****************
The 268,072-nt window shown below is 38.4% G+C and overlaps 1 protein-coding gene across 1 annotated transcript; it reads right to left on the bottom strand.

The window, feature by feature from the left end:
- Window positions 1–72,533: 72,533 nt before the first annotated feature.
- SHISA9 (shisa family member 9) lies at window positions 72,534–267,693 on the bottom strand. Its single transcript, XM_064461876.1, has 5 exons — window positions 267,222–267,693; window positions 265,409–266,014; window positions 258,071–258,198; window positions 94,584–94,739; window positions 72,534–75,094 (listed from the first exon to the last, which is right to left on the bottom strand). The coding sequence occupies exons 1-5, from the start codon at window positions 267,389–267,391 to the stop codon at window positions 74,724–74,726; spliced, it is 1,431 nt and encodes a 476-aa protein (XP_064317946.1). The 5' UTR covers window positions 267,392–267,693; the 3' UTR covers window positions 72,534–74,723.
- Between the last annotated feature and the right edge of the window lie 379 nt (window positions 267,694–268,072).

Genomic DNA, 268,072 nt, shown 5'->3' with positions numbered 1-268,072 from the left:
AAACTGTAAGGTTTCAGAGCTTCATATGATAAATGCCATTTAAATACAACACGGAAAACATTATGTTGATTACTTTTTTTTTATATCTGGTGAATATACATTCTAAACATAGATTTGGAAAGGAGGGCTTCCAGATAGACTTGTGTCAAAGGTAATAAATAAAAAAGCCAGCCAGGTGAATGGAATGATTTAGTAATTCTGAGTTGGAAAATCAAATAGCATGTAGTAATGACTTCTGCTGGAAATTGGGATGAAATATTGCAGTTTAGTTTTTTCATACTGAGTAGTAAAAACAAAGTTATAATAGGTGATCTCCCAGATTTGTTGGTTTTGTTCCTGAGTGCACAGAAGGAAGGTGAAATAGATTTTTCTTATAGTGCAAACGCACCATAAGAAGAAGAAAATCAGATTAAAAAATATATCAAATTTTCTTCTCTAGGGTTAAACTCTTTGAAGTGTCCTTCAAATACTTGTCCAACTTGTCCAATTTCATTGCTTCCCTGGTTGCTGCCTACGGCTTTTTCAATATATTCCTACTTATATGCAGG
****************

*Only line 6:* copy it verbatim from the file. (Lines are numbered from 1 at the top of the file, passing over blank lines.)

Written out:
Genomic DNA, 268,072 nt, shown 5'->3' with positions numbered 1-268,072 from the left: